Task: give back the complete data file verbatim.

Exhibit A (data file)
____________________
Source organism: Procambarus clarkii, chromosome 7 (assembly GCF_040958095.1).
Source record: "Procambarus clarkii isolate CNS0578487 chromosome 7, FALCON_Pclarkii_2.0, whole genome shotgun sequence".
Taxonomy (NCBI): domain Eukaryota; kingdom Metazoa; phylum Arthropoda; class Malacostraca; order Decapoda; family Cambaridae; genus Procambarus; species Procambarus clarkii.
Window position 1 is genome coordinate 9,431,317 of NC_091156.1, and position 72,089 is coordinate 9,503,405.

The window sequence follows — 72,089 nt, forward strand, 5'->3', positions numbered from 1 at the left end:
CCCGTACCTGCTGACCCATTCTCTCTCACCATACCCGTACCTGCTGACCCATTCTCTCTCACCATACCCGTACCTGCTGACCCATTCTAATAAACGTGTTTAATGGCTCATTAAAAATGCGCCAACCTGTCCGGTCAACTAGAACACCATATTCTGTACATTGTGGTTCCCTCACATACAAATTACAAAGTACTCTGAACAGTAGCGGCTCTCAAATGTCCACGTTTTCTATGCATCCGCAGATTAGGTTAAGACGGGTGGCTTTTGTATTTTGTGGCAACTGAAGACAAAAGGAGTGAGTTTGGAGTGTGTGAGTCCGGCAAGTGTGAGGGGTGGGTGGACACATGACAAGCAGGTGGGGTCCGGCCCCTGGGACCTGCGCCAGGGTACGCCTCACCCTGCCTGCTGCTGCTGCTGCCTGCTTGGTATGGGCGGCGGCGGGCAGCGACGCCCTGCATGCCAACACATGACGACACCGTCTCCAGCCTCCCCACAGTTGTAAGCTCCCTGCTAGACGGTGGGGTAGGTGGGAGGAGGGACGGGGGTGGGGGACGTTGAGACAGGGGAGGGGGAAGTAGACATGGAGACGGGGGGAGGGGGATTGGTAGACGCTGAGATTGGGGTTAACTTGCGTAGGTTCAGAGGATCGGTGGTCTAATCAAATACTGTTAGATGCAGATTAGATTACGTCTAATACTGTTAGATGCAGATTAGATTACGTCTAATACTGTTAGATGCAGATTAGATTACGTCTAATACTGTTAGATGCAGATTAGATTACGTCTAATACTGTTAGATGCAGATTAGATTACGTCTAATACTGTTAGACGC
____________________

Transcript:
Source organism: Procambarus clarkii, chromosome 7 (assembly GCF_040958095.1).
Source record: "Procambarus clarkii isolate CNS0578487 chromosome 7, FALCON_Pclarkii_2.0, whole genome shotgun sequence".
Taxonomy (NCBI): domain Eukaryota; kingdom Metazoa; phylum Arthropoda; class Malacostraca; order Decapoda; family Cambaridae; genus Procambarus; species Procambarus clarkii.
Window position 1 is genome coordinate 9,431,317 of NC_091156.1, and position 72,089 is coordinate 9,503,405.

The window sequence follows — 72,089 nt, forward strand, 5'->3', positions numbered from 1 at the left end:
CCCGTACCTGCTGACCCATTCTCTCTCACCATACCCGTACCTGCTGACCCATTCTCTCTCACCATACCCGTACCTGCTGACCCATTCTAATAAACGTGTTTAATGGCTCATTAAAAATGCGCCAACCTGTCCGGTCAACTAGAACACCATATTCTGTACATTGTGGTTCCCTCACATACAAATTACAAAGTACTCTGAACAGTAGCGGCTCTCAAATGTCCACGTTTTCTATGCATCCGCAGATTAGGTTAAGACGGGTGGCTTTTGTATTTTGTGGCAACTGAAGACAAAAGGAGTGAGTTTGGAGTGTGTGAGTCCGGCAAGTGTGAGGGGTGGGTGGACACATGACAAGCAGGTGGGGTCCGGCCCCTGGGACCTGCGCCAGGGTACGCCTCACCCTGCCTGCTGCTGCTGCTGCCTGCTTGGTATGGGCGGCGGCGGGCAGCGACGCCCTGCATGCCAACACATGACGACACCGTCTCCAGCCTCCCCACAGTTGTAAGCTCCCTGCTAGACGGTGGGGTAGGTGGGAGGAGGGACGGGGGTGGGGGACGTTGAGACAGGGGAGGGGGAAGTAGACATGGAGACGGGGGGAGGGGGATTGGTAGACGCTGAGATTGGGGTTAACTTGCGTAGGTTCAGAGGATCGGTGGTCTAATCAAATACTGTTAGATGCAGATTAGATTACGTCTAATACTGTTAGATGCAGATTAGATTACGTCTAATACTGTTAGATGCAGATTAGATTACGTCTAATACTGTTAGATGCAGATTAGATTACGTCTAATACTGTTAGATGCAGATTAGATTACGTCTAATACTGTTAGACGC